Galvanized steel is a type of steel that has been galvanized by the application of a zinc coating to protect it from corroding or rusting.
“That means you’re not painting steel, you’re painting zinc,” says Gary Vorick, Global Training Manager, Sherwin-Williams.
Here’s what you need to know to prevent paint failure on this problematic substrate.
One of the biggest challenges in painting galvanized metal is achieving proper adhesion, and most problems start with either pre-treatments, poor surface preparation or improper choice of coating system. If not prepared and painted properly, galvanized steel will tend to peel over time.
Proper surface prep
Proper surface preparation may start with solvent cleaning to remove oil/grease contamination. But if the galvanized surface is shiny, the surface must then be de-glossed and roughened. Vorick recommends following the Society for Protective Coatings (SSPC) SP-16 standard when prepping galvanized steel.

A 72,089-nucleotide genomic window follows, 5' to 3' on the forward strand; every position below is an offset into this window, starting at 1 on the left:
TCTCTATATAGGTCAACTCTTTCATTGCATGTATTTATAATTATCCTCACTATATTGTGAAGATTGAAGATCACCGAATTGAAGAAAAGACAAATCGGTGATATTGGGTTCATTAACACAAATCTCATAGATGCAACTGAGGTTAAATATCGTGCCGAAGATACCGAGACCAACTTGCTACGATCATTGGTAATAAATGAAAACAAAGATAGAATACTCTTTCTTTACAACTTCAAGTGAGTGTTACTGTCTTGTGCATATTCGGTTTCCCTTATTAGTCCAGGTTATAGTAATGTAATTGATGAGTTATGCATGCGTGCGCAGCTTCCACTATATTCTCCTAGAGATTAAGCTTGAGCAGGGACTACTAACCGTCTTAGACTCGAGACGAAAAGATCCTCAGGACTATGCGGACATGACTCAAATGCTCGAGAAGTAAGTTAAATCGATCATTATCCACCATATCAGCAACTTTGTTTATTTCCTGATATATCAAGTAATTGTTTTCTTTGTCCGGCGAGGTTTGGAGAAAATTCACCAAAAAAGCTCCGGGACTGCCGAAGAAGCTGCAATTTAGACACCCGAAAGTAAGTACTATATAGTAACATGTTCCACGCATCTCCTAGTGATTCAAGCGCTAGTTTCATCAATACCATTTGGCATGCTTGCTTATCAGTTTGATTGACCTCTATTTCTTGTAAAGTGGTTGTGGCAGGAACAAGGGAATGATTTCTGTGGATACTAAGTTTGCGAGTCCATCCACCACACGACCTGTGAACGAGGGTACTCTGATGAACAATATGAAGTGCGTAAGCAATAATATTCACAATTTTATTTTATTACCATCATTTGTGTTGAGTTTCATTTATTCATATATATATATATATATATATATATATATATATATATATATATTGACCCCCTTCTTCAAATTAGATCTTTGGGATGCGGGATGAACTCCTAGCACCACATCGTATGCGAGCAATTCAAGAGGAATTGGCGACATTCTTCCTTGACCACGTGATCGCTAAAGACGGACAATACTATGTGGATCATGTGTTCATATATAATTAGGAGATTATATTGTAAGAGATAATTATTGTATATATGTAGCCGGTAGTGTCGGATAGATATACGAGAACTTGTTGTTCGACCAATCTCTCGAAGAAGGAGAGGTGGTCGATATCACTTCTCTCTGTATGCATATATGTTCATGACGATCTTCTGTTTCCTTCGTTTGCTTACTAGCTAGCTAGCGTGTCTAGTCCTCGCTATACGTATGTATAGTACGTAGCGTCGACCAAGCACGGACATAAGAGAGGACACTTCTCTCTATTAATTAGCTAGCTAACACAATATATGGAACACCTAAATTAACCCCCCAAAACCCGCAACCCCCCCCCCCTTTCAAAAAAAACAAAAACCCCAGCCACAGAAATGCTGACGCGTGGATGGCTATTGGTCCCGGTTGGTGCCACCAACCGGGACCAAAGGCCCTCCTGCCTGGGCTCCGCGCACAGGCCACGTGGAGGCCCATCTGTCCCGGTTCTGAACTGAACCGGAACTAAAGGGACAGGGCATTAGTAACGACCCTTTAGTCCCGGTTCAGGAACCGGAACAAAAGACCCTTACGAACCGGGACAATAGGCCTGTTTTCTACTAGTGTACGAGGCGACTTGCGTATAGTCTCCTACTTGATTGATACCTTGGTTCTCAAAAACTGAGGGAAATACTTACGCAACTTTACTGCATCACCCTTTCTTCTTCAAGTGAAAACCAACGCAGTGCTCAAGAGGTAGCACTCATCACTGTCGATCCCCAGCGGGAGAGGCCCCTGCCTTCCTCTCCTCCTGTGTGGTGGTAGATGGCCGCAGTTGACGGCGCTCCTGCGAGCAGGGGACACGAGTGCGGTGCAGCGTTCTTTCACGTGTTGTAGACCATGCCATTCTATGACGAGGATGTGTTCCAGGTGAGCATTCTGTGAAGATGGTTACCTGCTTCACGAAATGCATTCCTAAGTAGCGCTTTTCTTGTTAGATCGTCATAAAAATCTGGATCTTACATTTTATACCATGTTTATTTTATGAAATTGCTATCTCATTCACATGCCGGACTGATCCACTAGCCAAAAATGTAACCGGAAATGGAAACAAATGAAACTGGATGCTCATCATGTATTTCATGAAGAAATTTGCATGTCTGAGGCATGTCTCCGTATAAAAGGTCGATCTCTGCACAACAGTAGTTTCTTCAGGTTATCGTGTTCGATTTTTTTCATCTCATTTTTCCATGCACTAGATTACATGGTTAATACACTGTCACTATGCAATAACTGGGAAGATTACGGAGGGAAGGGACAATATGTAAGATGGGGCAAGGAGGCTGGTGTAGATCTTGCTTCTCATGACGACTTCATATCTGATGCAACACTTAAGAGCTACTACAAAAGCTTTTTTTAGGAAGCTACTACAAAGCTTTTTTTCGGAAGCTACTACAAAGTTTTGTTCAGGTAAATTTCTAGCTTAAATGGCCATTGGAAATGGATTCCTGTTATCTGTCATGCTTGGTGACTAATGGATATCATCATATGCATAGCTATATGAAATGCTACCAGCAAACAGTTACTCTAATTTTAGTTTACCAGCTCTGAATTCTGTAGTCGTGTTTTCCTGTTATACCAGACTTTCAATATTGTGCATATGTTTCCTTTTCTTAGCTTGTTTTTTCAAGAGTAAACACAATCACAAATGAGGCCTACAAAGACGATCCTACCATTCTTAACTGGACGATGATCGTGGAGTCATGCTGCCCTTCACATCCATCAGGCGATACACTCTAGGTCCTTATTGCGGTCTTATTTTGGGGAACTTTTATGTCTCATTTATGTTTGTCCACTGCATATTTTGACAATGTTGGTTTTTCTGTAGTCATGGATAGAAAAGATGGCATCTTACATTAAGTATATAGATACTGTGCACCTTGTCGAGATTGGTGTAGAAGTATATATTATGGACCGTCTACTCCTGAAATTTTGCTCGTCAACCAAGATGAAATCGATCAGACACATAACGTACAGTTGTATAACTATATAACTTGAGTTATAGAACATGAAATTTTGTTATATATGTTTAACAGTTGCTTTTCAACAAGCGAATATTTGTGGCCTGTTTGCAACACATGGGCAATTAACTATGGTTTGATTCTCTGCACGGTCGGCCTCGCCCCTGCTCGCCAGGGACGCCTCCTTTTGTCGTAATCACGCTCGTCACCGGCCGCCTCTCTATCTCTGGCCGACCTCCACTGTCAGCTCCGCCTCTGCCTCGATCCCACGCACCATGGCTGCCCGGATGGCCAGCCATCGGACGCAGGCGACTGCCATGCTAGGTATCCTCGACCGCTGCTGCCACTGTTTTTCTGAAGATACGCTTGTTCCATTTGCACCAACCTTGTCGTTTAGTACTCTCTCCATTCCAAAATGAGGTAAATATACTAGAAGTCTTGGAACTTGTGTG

Factor in substrate consistency
Also, since different galvanizing shops may employ different surface treatments or processes, what worked well with one project may not necessarily work for another, making it challenging to obtain consistent results from one project to another.
Best coating choices
For most galvanized steel coating jobs, Vorick recommends using Pro Industrial™, a line of high-performance coatings formulated by Sherwin-Williams to withstand the harsh conditions of busy commercial and institutional environments.
Talk with your sales rep to get help on choosing the right product for your situation. Or watch the video below to learn about the specific properties of the different Pro Industrial coatings.
This article was originally published in the Spring 2017 issue of the Sherwin-Williams CommercialPro newsletter. Get more business-building tips and info on products, services, discounts and project solutions on the Sherwin-Williams contractor website